TEXT / Song Yi
TRANSLATION / Sarah Stanton

Guo Hongwei, Untitled (Perfect Lovers), 1991, 2013, collage on paper, 44 x 63.4 cm
Guo Hongwei, Untitled (Perfect Lovers), 1991, 2013, collage on paper, 44 x 63.4 cm

The art academy we propose here is not a place where everyone studies at the same fixed stage of life; rather, it is a process of self-directed maturation governed by a plethora of unknown factors, full of accidents, misunderstandings, accommodations, and any number of other unexpected mishaps. In this frantic moment, it is imperative that we clarify and confront the current eruption of endless questions, never relenting in our attempts to resolve them even as we stand amid the chaos. The knowledge we require is almost always derived from experience gained through experimentation.

Learning is a basic state of humanity, as natural as waking up or falling asleep. Conventional discussions of this subject, however, often focus on education rather than learning; they operate in terms of a process that moves from outside in rather than inside out. They examine teaching methodologies rather than learning experiences. They confine themselves to time spent in school and ignore the period after graduation. They emphasize individual study rather than methods of self-organization among students. They value methods over motivation. They focus on management rather than human accomplishment. Here, we do the opposite.

Perhaps teachers simply do not understand the life of the student today, instead drawing up curricula based on their own artistic experiences. We hope to allow these students to make their voices heard, as with the young artist YK, who here depicts the journey from cram school to graduation: the waxing and waning of enthusiasm, and the awkwardness of unknowingly being branded an“artist.” Fatigue and confusion cloud youthful efforts to understand the knowledge base of contemporary art.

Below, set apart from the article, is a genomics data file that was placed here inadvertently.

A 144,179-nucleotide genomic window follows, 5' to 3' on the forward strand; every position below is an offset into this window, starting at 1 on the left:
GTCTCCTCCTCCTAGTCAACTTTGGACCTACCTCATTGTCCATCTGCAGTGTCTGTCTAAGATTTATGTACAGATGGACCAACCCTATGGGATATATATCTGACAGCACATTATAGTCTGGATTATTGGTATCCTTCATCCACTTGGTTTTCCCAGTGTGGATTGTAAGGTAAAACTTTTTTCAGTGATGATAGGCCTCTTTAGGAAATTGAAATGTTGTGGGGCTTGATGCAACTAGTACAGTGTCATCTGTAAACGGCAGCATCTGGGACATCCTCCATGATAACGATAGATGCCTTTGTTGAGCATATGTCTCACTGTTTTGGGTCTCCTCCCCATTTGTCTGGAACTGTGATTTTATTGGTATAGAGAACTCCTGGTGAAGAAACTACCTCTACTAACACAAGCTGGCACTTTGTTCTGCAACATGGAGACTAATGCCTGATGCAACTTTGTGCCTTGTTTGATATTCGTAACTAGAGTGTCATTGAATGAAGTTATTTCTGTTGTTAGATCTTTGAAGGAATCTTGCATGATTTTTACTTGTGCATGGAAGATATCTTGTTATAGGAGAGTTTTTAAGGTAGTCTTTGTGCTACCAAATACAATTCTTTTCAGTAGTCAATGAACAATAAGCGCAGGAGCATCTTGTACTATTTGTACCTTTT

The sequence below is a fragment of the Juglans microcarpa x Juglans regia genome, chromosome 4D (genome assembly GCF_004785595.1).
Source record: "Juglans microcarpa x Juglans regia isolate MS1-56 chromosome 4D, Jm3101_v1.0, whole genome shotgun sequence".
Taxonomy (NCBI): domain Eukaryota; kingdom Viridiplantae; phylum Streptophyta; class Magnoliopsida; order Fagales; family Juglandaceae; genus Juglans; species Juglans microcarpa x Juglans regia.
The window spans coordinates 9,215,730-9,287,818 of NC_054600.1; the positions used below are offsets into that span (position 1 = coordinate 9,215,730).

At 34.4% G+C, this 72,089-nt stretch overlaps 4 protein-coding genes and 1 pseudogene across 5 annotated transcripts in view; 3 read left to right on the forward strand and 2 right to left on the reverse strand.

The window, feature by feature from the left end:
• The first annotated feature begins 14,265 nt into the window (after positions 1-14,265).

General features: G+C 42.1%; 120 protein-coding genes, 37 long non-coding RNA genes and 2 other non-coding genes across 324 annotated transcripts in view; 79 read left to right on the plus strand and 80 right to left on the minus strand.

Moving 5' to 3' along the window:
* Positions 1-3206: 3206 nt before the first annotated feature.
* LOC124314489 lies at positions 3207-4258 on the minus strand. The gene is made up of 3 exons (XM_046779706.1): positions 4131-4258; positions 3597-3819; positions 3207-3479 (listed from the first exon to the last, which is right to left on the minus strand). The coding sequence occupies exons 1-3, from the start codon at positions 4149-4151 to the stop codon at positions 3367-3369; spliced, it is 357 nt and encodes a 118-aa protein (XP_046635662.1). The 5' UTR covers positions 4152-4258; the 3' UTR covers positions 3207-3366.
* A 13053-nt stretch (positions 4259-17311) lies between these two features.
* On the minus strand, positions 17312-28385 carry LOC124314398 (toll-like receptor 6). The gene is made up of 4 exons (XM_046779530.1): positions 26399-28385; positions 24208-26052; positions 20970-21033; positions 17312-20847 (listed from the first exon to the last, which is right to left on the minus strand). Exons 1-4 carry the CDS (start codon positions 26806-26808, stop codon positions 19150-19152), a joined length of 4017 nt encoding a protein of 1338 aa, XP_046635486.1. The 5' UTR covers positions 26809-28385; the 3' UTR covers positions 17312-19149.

Our research for this feature indicates that the question of whether education should focus on student or teacher is actually relatively unimportant; what matters is the engagement, action, and reflection of all parties involved.

The reeducation that takes place after graduation is a far longer process than that of formal schooling, and one with no obvious teachers. Perhaps experience working in the contemporary art world can lead to a fresh outlook on learning, leaving aside the burden of received experience in order to confront today’s new questions.

Steering this discourse on learning towards discussions of passion and independent responsibility, we aim to place a greater focus on self-organization. Perhaps we will even be able to create a new discourse, with a research framework based on realities on the ground. This, after all, is what we do every publishing cycle as the editors of LEAP; our mode of working is one of constant learning, of kicking around in the darkness until our idols have fallen and the lights are turned back on.